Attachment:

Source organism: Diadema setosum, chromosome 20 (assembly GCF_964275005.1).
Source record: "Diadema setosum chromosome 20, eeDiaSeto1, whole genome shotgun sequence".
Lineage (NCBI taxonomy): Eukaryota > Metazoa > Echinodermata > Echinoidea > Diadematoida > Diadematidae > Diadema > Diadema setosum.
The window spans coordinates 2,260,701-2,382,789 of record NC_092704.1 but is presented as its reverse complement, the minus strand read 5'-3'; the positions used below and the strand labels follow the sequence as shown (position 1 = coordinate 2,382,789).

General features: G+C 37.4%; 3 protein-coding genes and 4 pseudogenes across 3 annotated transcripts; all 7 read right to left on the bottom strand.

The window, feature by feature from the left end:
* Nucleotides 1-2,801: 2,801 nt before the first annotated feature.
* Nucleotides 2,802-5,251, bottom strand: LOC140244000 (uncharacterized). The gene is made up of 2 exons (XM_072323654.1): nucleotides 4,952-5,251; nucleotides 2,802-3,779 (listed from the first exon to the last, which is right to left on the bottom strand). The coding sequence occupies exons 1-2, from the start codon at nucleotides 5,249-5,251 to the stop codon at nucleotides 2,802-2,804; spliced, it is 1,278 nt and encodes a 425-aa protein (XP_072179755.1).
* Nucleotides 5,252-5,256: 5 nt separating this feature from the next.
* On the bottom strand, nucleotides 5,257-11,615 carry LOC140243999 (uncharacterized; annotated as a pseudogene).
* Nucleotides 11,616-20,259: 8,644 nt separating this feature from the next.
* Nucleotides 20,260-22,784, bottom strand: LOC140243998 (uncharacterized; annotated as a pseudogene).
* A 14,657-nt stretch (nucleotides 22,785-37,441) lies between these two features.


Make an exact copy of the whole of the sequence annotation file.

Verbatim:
Source organism: Diadema setosum, chromosome 20 (assembly GCF_964275005.1).
Source record: "Diadema setosum chromosome 20, eeDiaSeto1, whole genome shotgun sequence".
Lineage (NCBI taxonomy): Eukaryota > Metazoa > Echinodermata > Echinoidea > Diadematoida > Diadematidae > Diadema > Diadema setosum.
The window spans coordinates 2,260,701-2,382,789 of record NC_092704.1 but is presented as its reverse complement, the minus strand read 5'-3'; the positions used below and the strand labels follow the sequence as shown (position 1 = coordinate 2,382,789).

General features: G+C 37.4%; 3 protein-coding genes and 4 pseudogenes across 3 annotated transcripts; all 7 read right to left on the bottom strand.

The window, feature by feature from the left end:
* Nucleotides 1-2,801: 2,801 nt before the first annotated feature.
* Nucleotides 2,802-5,251, bottom strand: LOC140244000 (uncharacterized). The gene is made up of 2 exons (XM_072323654.1): nucleotides 4,952-5,251; nucleotides 2,802-3,779 (listed from the first exon to the last, which is right to left on the bottom strand). The coding sequence occupies exons 1-2, from the start codon at nucleotides 5,249-5,251 to the stop codon at nucleotides 2,802-2,804; spliced, it is 1,278 nt and encodes a 425-aa protein (XP_072179755.1).
* Nucleotides 5,252-5,256: 5 nt separating this feature from the next.
* On the bottom strand, nucleotides 5,257-11,615 carry LOC140243999 (uncharacterized; annotated as a pseudogene).
* Nucleotides 11,616-20,259: 8,644 nt separating this feature from the next.
* Nucleotides 20,260-22,784, bottom strand: LOC140243998 (uncharacterized; annotated as a pseudogene).
* A 14,657-nt stretch (nucleotides 22,785-37,441) lies between these two features.